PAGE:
cluttered, confusing, and unpredictable.
The daily schedule should be posted where everyone, including small children, can see it. (true or false?)
The daily schedule does not need to be posted if the children in care are too young to read it. (true or false?)
While mealtimes can be challenging, it is a great opportunity for children to reinforce skills and offer beneficial experiences. (true or false?)
In order to make mealtimes as simple as possible, have everything set up before children arrive, and have everything cleaned up after children have left. (true or false?)
Transitions happen repeatedly throughout the day each time one activity ends and another begins. (true or false?)
You should use many transitions throughout the day. Transitions are a great opportunity for children to practice good behavior. (true or false?)
The role of the observer is to be aware of the social interactions and skill development of each child. This information is used to assess and develop appropriate plans and activities to enhance their experiences and opportunities.
The programmer helps implement Developmentally Appropriate Practice by making critical decisions when it comes to selecting materials, supporting interactions, designing curriculum and adjusting instruction.
The teacher is the facilitator of social interaction and skill development. The teacher helps children learn by establishing limits and boundaries and by helping children develop a sense of community.
The discipliner is the guide/builder of responsibility and internal focus of control. Using effective strategies that include natural and logical consequences and positive guidance helps children begin to see how they are responsible for their own actions.
A nurturer is someone who fosters a child's sense of self through encouragement. This role ensures that children have their physical needs met while also supporting their social-emotional well-being.
From this viewpoint, you begin to think about the overall fitness of the entire center, each classroom, and the children individually.
A networker is one who reaches beyond the walls of the child care program to connect to the neighborhood and beyond.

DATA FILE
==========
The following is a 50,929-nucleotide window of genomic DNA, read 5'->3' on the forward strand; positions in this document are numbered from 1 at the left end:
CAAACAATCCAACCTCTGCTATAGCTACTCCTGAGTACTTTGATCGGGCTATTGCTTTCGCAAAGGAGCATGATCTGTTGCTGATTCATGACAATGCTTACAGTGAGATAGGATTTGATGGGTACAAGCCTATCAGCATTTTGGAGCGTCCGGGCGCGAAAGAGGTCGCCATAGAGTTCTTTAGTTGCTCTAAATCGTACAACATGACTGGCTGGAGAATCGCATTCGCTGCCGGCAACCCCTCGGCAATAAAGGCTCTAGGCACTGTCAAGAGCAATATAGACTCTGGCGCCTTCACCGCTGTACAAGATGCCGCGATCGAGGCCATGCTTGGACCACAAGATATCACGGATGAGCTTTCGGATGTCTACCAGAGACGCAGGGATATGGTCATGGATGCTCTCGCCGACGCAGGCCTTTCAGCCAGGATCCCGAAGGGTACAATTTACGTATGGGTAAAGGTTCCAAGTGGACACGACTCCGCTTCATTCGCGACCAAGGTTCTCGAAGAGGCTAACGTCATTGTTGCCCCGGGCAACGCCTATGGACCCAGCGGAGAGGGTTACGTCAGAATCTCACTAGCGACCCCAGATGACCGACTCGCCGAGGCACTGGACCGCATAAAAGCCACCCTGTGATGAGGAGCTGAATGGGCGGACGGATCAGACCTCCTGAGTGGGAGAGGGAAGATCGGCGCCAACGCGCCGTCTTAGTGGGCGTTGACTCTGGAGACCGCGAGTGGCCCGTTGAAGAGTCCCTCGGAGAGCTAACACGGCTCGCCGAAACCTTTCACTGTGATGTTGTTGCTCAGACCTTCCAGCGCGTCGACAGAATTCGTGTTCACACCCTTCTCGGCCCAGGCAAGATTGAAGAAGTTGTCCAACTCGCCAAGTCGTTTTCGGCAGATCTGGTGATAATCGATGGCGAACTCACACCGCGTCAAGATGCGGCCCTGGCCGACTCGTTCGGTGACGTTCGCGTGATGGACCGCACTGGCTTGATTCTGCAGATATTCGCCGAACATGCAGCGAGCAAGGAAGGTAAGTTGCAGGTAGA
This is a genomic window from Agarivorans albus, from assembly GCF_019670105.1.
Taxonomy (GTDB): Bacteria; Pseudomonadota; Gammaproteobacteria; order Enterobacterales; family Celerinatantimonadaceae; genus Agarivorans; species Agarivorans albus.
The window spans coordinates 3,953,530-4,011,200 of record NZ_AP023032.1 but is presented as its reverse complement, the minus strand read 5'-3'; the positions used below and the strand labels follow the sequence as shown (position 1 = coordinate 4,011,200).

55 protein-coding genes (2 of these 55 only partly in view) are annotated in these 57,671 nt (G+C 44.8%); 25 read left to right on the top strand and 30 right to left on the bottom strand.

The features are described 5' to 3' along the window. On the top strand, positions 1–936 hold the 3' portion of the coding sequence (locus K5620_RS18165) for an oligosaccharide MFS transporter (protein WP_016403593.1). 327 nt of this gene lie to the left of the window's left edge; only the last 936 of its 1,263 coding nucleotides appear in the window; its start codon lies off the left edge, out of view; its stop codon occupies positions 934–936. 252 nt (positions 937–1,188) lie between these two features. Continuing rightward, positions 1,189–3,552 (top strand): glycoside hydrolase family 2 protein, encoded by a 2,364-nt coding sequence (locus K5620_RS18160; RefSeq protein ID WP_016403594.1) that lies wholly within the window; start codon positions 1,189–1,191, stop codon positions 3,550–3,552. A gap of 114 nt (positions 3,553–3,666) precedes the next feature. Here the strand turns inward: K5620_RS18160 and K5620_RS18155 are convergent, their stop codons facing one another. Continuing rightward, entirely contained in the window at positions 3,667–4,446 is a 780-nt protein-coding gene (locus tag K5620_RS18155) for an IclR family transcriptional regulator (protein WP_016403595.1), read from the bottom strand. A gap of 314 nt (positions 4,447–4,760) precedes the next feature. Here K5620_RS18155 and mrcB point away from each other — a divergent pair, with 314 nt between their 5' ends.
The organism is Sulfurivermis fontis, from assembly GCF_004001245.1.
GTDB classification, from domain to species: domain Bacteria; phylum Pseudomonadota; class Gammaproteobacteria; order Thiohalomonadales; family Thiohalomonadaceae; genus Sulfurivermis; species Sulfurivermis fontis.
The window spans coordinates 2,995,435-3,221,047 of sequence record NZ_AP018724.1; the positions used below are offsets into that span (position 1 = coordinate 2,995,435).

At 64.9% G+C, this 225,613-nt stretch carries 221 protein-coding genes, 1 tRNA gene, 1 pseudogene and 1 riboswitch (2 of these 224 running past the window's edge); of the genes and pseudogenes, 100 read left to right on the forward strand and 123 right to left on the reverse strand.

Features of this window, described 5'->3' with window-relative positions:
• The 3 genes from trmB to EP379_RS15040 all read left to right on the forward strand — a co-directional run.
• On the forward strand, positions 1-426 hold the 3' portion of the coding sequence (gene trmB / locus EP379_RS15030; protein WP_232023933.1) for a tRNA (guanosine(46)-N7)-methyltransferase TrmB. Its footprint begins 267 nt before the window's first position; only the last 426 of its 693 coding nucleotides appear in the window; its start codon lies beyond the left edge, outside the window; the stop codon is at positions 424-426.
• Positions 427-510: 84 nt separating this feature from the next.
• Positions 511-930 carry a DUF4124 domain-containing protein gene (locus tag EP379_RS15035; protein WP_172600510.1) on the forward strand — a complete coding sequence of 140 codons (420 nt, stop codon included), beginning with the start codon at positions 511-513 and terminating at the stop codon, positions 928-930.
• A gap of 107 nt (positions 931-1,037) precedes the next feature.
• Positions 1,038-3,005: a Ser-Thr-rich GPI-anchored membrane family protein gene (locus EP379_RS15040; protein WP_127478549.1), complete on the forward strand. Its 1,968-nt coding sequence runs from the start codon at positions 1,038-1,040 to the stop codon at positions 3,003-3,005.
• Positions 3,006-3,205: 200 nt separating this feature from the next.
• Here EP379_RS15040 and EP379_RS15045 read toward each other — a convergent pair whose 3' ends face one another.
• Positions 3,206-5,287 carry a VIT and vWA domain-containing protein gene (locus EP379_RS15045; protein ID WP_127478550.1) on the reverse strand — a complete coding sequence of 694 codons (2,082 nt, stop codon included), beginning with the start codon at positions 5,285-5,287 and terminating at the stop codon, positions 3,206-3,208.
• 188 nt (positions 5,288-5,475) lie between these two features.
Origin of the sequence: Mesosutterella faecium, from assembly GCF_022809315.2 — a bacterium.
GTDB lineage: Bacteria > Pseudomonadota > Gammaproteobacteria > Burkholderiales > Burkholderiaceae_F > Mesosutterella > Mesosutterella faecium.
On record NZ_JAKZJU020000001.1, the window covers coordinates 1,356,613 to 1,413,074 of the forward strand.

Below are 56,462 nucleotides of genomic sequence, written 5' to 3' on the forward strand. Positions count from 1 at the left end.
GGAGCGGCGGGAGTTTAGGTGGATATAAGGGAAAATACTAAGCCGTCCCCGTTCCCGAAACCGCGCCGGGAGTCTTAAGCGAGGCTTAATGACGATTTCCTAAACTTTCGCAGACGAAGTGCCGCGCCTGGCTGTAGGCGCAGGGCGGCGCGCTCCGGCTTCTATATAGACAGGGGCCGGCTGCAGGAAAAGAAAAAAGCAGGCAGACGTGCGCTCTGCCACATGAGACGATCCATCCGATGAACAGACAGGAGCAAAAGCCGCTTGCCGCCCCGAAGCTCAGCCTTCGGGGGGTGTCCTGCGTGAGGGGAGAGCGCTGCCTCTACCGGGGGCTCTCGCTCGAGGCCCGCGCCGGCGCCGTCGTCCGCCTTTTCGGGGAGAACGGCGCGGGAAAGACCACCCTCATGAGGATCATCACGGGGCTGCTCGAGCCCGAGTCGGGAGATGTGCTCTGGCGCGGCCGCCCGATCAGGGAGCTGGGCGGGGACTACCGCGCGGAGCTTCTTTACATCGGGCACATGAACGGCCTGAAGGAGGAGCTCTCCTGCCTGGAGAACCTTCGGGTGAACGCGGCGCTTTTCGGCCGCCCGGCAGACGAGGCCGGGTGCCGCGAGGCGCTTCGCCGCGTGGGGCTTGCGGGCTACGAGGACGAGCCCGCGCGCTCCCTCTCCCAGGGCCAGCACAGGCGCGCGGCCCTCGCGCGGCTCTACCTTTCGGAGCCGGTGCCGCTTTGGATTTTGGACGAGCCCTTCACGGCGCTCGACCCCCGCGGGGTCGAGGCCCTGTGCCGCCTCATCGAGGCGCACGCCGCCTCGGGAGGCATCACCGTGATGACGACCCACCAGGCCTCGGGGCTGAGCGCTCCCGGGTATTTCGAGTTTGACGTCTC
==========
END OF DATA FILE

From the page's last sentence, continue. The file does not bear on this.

NAECY's 5 Guidelines
1. Create a community.
2. Teach to enhance development and learning.
3. Plan curriculum to achieve identified goals.
4. Assess children's development.
5. Establish relationships with families.
What is formed when axons and dendrites form a connection?
What are some basic things to keep in mind when you are selecting toys and materials for your classroom?
Are they safe, appealing, age appropriate, and accessible?
Name the 2 indicators of quality child care and give examples of each.
Caregivers must recognize they can help children acquire the skills they need by intentionally planning environments that focus on the arrangement of space, placement of furnishings, and the organization of play materials. Another important part of the learning environment is thoughtful planning for activities, routines and transitions.
Theorists and their theories
Piaget - stages of intellectual development
Vygotsky - children learn through the support of peers and teachers within social interaction, techniques include scaffolding and reciprocal teaching, and the Zone of Proximal Development.
Erikson - social emotional stages of conflict people resolve throughout life.
Maslow - hierarchy of human needs.
What is the term associated with "assistance a teacher or a more skilled peer provides" called?
Name things found in a quality early learning environment.
Learning centers, room arrangement, selecting DAP equipment and play materials, and daily routines and schedules.